Padel is a great social sport that lets you meet and interact with new people in a short span of time. No wonder it is a sport that has become a social phenomenon.
This is so because learning the game is very easy and most players tend to grasp it within the first 20 minutes of play. While you stretch your muscles, there’s also a lot of fun and thrill for you in the process.
This “social component” stands out among the many attractions that draw health-conscious and even athletic people to Padel. It provides a fun and relaxing mood to the player. We all know the feeling of wellness we experience when we are being able to play sports and commit ourselves to do it regularly.
Other people in the modern world say they could not live without a mobile phone, but many in Europe and Latin American today express that they could do without a mobile phone but not without Padel! All because Padel enables people to not only develop their physical dexterity, but also enhances and improves their social communication skills.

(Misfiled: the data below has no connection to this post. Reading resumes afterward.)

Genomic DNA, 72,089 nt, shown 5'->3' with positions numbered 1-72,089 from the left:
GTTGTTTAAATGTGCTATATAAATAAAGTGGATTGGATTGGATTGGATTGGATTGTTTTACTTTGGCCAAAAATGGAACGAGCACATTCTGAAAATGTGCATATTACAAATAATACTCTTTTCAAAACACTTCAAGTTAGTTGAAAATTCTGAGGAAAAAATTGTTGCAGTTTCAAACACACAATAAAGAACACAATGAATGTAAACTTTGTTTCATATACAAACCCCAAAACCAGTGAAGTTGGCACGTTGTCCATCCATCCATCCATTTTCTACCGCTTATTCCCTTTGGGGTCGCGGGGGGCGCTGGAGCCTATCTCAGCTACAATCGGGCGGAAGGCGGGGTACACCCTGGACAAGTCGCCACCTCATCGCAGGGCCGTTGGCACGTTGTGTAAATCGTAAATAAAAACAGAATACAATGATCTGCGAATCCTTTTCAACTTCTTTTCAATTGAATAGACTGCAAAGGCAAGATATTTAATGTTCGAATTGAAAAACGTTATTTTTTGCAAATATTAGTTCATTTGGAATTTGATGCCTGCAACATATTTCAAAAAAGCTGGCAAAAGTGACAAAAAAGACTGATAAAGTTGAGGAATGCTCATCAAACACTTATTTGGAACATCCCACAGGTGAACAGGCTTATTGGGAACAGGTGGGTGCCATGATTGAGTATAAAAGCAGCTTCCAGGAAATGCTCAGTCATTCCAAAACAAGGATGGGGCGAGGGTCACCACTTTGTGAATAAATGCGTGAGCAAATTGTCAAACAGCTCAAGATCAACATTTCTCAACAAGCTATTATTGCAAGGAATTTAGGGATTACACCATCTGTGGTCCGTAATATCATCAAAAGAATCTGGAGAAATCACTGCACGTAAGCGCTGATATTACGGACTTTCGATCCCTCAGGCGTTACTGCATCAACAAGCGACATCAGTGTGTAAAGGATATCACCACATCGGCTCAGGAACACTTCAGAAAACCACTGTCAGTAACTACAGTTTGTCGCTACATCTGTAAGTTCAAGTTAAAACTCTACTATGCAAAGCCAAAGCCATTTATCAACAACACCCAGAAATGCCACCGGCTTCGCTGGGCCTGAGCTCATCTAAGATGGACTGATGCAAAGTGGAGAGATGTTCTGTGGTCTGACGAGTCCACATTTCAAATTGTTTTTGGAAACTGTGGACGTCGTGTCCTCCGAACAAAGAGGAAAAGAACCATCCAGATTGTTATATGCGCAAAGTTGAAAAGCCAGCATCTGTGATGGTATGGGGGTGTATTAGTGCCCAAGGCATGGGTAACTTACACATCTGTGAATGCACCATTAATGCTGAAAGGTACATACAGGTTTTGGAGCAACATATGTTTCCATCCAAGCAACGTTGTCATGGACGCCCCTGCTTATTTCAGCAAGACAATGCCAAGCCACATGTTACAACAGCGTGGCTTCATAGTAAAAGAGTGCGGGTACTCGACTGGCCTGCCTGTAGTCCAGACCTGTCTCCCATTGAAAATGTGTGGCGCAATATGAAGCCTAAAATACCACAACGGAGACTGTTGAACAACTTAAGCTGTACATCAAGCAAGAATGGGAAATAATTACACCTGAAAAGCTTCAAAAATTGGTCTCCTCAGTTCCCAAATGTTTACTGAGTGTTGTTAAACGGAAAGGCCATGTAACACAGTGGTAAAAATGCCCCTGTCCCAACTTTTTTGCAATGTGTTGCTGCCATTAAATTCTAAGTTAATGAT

As a team sport, Padel makes people hone values like overcoming desolation, team building, comradeship, and achieving personal maturity. It improves self-control and concern for others. The compact size of the court makes player conversations an integral component of the game.
Padel is great for players of all ages and skills because it is both easy to pick up and is less physically demanding than similar sports like squash or tennis. Most players get the grasp of it within the first 20 minutes of playing and achieving a higher level of proficiency is so easy. The reason is that the game is not really about brute strength and technique. Unlike in Tennis, Padel players are allowed only one style of serve which is delivered underhand.
At present, there are an estimated 20 million people in 30 countries across 5 continents that play Padel. The figure is growing as more and more people discover how easy it is to master the game and how much fun it can be!